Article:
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Frequently Asked Questions

If you are still not able to find the answer to a question you have please contact us using the details provided.

When are the clinics open and where can I find one?

This information can be found in the 'Clinics' section of the website.

Will you tell my doctor, parents etc?

You can be sure that anything you discuss with any member of our staff will stay confidential, even if you are under 16, except if you or anyone else is coming to any harm.

Do I have to pay?

No, all our services are completely free for UK residents. However, not everyone is eligible for free Erectile Dysfunction treatment. Some clients will need to pay prescription charges.

Will I have to wait long?

Please be aware although we will try to see you as soon as possible, you may have to wait to be seen. You may want to think about your car parking, bus times etc.

Can I bring my child with me?

Yes, children are welcome, but must not be left unsupervised.

Do I need an appointment?

Some services such as GUM and family planning are walk-in services. However, for services such as erectile dysfunction, community gynaecology and menopause, you will need to ask your GP to refer you into the service; you can also self-refer using the form on the service page. 

Can I pick up treatment for my partner?

No, they will have to attend themselves.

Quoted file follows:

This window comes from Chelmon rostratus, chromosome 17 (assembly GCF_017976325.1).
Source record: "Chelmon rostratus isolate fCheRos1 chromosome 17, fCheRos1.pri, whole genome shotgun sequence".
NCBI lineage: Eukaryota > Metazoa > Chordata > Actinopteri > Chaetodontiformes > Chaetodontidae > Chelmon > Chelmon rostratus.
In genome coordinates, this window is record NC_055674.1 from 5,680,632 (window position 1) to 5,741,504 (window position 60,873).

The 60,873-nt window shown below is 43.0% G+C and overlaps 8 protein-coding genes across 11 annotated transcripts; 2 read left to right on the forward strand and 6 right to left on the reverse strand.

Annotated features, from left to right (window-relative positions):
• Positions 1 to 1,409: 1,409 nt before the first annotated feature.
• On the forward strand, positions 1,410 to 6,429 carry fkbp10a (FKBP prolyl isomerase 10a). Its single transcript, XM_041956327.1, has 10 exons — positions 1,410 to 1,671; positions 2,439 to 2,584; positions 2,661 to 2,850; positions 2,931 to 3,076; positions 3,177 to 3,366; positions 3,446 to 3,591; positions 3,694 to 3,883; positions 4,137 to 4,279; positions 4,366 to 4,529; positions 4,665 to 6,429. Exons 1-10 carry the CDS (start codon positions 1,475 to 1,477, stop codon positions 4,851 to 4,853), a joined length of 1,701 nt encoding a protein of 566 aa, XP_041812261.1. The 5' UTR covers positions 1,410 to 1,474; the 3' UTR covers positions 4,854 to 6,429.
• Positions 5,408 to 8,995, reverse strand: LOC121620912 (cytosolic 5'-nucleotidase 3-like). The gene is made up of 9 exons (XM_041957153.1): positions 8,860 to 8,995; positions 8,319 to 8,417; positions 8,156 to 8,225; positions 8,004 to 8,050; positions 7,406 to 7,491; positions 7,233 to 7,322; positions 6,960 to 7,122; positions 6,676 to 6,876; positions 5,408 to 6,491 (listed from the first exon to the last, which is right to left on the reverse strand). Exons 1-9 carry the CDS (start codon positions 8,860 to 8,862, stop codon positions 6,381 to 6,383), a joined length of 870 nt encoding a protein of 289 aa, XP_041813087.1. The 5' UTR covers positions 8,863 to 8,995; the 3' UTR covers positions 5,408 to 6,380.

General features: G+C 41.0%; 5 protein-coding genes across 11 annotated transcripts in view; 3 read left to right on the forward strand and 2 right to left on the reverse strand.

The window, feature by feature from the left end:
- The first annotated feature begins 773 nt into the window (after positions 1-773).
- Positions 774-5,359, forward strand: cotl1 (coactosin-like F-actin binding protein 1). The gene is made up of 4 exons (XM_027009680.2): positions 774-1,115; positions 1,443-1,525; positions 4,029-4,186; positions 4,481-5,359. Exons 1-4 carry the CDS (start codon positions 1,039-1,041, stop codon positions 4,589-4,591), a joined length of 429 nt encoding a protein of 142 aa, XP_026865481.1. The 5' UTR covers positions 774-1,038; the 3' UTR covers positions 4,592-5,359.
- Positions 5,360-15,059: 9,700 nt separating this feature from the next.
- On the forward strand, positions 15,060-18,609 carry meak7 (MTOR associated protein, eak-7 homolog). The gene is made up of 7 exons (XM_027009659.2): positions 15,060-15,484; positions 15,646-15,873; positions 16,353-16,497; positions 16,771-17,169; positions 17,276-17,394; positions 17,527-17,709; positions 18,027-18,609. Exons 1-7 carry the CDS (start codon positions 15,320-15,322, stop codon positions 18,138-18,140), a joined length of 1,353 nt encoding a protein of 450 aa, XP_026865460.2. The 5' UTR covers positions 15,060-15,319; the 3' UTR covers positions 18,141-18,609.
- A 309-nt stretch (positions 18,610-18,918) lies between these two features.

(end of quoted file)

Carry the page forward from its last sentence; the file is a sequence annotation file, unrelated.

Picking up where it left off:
Is the pill the same as the 'abortion' pill?

No, it is contraception, which means that it prevents pregnancy but if you are already pregnant it won't cause you to abort your baby.

How often can a woman have emergency contraception?

As often as she needs it, but frequent use means she should be seeking advice to be prescribed effective, regular contraception. Emergency contraception is NOT as effective as regular contraception.

How effective is it?

It depends where the woman is in her cycle and the time interval between unprotected sex and taking the emergency pill. The pill provider will work this out for you. You may be offered an emergency coil, which is also very effective.

Can I get emergency pills to keep at home, just in case?

Not from pharmacists but you may be able to from your Family Planning Clinic or GP.

What do I do if I want to comment on the services?

You can go to the Patient Opinion websites to leave a comment about the service: Patient Opinion. Youcan also give your feedback through the Friends and Family Test; to do this, click here.

If you want to make a complaint or comment about the service, you can talk to our Customer Care team on 01482 347627 or email chcp.customercare@nhs.net.

MYTH: Having sex before the age of 16 is not a crime.

The age of consent - meaning the age at which people in the UK can legally consent to sex - is 16. This means that you and your partner need to be 16 or older to legally consent to sex.

A boy who has sex with a girl under 16 (or 17 in Northern Ireland) is breaking the law, even if the girl agrees to have sex.

If the girl is aged between 13 and 15, the boy could go to prison for up to two years. If she is under 13, the boy could be sentenced to life imprisonment.

The law considers anyone under 13 to be unable to understand the consequences of having sex, so sex with someone aged 12 or under is illegal whether they have consented to it or not.